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British Queen Arrives in Uganda for Commonwealth Summit

The Queen of England is in the Ugandan capital Kampala for the Commonwealth Heads of Government Meeting that starts in the city Friday. Speaking to the Ugandan parliament she stressed the importance of democracy in commonwealth countries. Malcolm Webb reports from Kampala.

Queen Elizabeth arrived with her husband Prince Philip, on her first visit to Uganda since 1954. She was welcomed by thousands of cheering Ugandans who lined the streets of the capital. She has come for a two-day state visit before the meeting of the heads of Commonwealth countries that officially opens Friday.

In her address to the parliament, she praised the Ugandan government for its efforts in fighting HIV/AIDS, and for sending peacekeeping troops to Somalia. She also spoke positively of democracy in Uganda.

"It gives me great pleasure to address this house today in recognition of the importance of parliamentary democracy to the Commonwealth as a whole," she said. "For Uganda, the deliberations and decisions of this house, together with your respect for the rule of law, have had and will continue to have an essential bearing on the countries success in addressing many serious challenges. The United Kingdom is actively committed to supporting Uganda's efforts to deepen its democracy."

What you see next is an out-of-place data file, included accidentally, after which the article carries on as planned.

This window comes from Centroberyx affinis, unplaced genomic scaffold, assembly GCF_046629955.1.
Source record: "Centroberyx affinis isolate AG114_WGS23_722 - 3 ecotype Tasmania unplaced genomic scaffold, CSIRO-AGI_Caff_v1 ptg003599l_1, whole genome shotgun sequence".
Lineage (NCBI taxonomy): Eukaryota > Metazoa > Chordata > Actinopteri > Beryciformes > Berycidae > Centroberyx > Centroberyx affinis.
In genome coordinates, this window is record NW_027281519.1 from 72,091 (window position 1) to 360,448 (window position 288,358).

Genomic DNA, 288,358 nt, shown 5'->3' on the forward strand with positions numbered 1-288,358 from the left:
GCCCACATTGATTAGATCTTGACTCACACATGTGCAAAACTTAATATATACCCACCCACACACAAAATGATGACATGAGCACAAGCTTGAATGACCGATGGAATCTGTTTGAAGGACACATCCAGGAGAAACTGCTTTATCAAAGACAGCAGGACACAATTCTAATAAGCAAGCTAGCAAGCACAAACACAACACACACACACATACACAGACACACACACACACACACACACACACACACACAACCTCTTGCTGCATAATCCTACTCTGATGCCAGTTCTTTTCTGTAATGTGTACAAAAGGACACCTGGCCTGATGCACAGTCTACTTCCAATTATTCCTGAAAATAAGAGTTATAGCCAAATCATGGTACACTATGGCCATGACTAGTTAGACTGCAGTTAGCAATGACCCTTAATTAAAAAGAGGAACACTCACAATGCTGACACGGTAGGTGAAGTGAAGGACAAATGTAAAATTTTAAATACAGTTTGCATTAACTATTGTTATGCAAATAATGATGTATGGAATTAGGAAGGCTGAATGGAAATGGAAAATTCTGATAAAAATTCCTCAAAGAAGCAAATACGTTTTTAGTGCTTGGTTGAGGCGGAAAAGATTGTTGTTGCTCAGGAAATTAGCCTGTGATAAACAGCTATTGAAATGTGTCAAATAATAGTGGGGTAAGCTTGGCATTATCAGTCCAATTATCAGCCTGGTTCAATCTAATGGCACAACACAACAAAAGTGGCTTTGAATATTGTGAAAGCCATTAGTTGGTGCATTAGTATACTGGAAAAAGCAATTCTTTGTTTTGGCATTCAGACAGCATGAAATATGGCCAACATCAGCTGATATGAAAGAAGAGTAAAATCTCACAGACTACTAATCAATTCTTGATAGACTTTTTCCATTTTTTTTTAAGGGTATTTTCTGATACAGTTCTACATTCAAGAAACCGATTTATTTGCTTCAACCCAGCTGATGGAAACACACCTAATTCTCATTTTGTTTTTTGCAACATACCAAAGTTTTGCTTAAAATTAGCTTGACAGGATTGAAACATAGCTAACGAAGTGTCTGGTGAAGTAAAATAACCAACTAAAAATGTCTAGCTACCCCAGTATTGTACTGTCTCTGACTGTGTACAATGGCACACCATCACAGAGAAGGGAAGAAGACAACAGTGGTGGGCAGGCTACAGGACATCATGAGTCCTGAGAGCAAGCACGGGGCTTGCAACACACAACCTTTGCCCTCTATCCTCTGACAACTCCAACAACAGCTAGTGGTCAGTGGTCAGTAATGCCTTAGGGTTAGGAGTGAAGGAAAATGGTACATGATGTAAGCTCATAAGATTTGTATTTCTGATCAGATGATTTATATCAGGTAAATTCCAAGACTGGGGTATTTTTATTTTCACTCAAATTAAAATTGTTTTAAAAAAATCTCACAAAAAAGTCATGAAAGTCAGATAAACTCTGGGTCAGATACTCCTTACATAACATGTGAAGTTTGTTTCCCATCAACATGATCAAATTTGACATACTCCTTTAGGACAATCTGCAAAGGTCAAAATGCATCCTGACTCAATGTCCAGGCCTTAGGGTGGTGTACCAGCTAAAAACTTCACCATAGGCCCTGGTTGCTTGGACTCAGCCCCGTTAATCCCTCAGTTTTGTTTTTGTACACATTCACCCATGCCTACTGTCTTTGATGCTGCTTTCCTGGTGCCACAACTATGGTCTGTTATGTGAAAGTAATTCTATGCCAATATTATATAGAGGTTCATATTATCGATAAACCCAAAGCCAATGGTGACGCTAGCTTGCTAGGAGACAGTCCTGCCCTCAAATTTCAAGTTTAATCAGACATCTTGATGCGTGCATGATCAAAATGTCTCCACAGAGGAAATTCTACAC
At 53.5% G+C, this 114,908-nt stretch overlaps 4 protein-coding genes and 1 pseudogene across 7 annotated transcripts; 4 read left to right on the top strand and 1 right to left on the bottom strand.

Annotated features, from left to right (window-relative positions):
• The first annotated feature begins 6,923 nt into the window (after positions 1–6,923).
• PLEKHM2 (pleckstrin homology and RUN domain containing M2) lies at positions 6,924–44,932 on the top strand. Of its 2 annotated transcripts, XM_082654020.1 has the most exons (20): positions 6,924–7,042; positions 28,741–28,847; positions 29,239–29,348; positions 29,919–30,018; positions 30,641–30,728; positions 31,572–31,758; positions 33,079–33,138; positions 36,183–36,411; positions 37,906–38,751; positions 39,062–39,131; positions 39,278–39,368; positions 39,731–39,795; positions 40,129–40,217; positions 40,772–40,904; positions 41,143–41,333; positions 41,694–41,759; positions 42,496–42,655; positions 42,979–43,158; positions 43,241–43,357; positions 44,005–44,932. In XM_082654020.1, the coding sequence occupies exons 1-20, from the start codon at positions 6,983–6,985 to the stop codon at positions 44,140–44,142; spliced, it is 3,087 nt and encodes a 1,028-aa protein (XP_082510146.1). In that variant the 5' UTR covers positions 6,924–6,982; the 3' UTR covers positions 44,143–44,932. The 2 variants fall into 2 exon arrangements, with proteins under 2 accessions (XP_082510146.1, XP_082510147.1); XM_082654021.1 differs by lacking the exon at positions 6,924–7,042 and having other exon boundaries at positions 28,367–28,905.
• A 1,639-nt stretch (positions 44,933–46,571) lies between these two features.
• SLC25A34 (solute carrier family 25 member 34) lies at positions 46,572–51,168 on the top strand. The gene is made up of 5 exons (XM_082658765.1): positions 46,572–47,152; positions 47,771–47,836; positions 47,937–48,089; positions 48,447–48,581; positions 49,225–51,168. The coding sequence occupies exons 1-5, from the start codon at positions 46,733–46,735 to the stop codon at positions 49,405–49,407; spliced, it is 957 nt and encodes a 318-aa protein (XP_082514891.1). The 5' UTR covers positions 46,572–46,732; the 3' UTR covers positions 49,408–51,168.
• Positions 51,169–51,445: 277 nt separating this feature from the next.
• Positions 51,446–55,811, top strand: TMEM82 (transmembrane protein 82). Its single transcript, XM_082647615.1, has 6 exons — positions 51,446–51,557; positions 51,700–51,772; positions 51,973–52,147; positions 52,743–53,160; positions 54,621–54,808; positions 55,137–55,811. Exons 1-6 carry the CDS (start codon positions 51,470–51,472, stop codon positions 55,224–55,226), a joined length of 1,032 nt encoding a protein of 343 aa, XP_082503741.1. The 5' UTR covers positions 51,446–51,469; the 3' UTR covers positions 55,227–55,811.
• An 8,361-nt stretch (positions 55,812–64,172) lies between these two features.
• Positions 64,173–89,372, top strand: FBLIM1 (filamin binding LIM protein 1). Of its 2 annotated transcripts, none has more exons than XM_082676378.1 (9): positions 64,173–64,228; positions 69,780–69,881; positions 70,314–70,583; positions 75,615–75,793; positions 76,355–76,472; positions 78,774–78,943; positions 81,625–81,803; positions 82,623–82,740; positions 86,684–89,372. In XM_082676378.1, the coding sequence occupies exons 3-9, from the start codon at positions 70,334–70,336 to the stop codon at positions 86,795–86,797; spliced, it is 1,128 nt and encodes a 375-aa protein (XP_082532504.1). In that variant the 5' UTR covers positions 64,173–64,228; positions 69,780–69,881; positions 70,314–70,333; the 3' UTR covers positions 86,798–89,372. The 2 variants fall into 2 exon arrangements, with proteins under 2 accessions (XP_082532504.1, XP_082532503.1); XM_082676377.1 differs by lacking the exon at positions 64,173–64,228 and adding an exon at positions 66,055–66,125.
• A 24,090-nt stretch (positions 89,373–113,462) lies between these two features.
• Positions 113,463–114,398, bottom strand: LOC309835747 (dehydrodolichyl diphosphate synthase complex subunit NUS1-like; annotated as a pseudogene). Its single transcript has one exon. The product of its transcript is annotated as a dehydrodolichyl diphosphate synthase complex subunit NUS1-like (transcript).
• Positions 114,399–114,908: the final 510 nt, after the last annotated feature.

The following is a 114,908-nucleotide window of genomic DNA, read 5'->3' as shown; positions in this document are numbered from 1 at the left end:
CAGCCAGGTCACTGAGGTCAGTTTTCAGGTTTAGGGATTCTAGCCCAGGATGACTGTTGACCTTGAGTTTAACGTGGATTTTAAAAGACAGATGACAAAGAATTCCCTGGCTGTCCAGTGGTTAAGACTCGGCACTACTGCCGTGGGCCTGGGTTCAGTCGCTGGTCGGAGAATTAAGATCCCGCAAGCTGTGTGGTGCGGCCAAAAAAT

But Ugandan President Yoweri Museveni came under heavy criticism for Uganda's electoral conduct at the time of the last Commonwealth meeting in Malta in 2005.

During the campaign for Uganda's presidential election, opposition leader Kizze Besigye was arrested and charged with treason. Critics of Museveni say the Commonwealth should not legitimize the Museveni government by holding he summit in Uganda.

In 2002, Zimbabwe was suspended from the Commonwealth over the conduct of its presidential election. But Commonwealth Secretary General Don McKinnon, speaking in Kampala, dismissed any comparison between the two countries' electoral conduct.

"There is a vast difference between the election observers report, on two elections in Zimbabwe, which was the premise for the ultimate suspension, and the last election here in Uganda," said McKinnon. "That is the starting point, if you wish to make comparisons between Zimbabwe and Uganda."

Ugandan opposition parties plan to hold a protest Friday in Kampala, amidst heavy security for the summit meeting, to draw the attention of the visiting Commonwealth delegates to their cause.